The decision also gives states more wiggle room in how to implement the law by making Medicaid expansion voluntary. The court struck down a portion of the law that would have forced states to accept a major expansion of Medicaid to all Americans earning up to $30,733 for a family of four or risk losing all federal funds under the program.
Roberts called that part of the Affordable Care Act "a gun to the head" by threatening as much as 10% of states' budgets. But states also will be required to comply with the rest of the act, such as by setting up insurance exchanges; only 15 states have done so already.
A uniform pace of action in the states is unlikely. Some governors hailed the decision as an affirmation of changes they have made already. Others called it a misguided ruling and said they would comply only begrudgingly.
Michigan Gov. Rick Snyder, a Republican, said his state would create a health insurance exchange. But the law, he said, "misses the point on the most important reforms needed in our health care system": cost controls.
Clement, the states' lawyer, acknowledged that their victory in court on the Medicaid language might prove Pyrrhic. Because new federal Medicaid funds will "come from the federal tax revenues that are imposed on all 50 states," Clement said, "there's still going to be real practical incentive for them to take the new money."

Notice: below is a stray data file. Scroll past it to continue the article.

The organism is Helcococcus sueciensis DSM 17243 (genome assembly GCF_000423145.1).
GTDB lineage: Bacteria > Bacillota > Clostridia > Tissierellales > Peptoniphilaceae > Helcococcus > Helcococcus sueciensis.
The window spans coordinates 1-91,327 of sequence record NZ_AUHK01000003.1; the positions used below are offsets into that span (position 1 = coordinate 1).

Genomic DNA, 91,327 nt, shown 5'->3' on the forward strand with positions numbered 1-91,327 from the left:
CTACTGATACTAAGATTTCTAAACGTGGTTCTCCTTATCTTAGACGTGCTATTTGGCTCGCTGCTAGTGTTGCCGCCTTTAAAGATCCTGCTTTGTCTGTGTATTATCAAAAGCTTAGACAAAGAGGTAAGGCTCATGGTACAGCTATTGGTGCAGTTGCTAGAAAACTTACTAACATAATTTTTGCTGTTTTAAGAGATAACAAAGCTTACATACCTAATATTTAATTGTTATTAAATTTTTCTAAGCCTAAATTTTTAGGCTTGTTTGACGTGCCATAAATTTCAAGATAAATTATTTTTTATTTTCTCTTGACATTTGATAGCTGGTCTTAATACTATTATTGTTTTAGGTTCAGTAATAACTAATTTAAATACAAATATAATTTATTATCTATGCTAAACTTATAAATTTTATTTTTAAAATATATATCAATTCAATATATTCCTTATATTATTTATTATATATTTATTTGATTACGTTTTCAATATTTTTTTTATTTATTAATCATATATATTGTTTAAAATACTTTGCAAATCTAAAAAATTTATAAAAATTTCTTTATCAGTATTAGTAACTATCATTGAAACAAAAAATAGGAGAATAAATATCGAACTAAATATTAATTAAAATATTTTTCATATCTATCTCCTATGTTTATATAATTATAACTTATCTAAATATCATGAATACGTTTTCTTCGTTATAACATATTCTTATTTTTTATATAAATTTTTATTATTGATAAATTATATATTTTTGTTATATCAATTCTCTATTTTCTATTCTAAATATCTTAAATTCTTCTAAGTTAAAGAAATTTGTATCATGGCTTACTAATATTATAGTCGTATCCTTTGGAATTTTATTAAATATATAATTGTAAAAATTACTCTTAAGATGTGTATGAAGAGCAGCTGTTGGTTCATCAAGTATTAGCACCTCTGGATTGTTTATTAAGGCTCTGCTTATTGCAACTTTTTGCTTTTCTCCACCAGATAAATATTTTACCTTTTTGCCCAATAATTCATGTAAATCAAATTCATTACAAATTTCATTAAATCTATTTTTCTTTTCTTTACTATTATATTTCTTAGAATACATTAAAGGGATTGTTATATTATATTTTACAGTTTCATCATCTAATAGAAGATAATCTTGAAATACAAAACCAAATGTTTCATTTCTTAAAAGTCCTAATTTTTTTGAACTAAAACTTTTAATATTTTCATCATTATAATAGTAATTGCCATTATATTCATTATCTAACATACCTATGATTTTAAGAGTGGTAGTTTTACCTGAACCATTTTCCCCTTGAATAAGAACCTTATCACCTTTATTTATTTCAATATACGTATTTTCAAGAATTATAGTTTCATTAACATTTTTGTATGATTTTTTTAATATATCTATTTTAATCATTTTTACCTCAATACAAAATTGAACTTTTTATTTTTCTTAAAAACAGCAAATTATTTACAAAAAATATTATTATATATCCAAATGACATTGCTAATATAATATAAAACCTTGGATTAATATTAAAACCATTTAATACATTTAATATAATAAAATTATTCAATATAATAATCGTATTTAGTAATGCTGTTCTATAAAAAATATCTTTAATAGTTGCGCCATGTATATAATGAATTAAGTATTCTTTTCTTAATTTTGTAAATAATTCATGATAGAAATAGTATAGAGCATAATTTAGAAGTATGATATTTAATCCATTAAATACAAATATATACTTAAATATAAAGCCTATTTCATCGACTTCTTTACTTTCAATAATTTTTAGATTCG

Not all of them will, predicted David Merritt, a senior adviser at Leavitt Partners, a health consultancy headed by former Republican secretary of health and human services Michael Leavitt. While the federal government initially will pay for the Medicaid expansion, cash-strapped states eventually will have to kick in at least 10% of the cost.
"Long term, they're going to be on the hook," Merritt said. "They're not going to be on the hook for a lot, but any amount is huge when you're broke."
Next stop: Voting booths
In the wake of the decision, Republicans had one message: November has never been more important. Romney, GOP officials and strategists said the ruling only raised the stakes for the 2012 election and would provide the fuel needed to get their most enthusiastic supporters to the polls.
"What the court did not do on its last day in session I will do on my first day if elected president of the United States," Romney said in a four-minute statement at a building across from the U.S. Capitol. "I will act to repeal Obamacare."
His effort received an immediate fundraising boost. By late afternoon, spokeswoman Andrea Saul tweeted that the campaign had raised $2.5 million in the wake of the ruling. And in those hours, the National Republican Congressional Committee— the party's House campaign arm — issued a series of e-mails that said the health care law would become permanent unless many Democratic incumbents are "replaced" in the fall.
Republican strategists said the Supreme Court decision made sure the GOP's conservative base would be out in full force.
The conservative group Americans for Prosperity announced it would launch a $9 million television advertising blitz Friday in 16 states to highlight opposition to the law.
Within an hour of the decision, Majority Leader Eric Cantor, R-Va., said the House would vote on a repeal of the law July 11. Nothing new there: The House has voted 30 times already to repeal parts or all of the law, but the measures have gone nowhere in the Democratic-controlled Senate.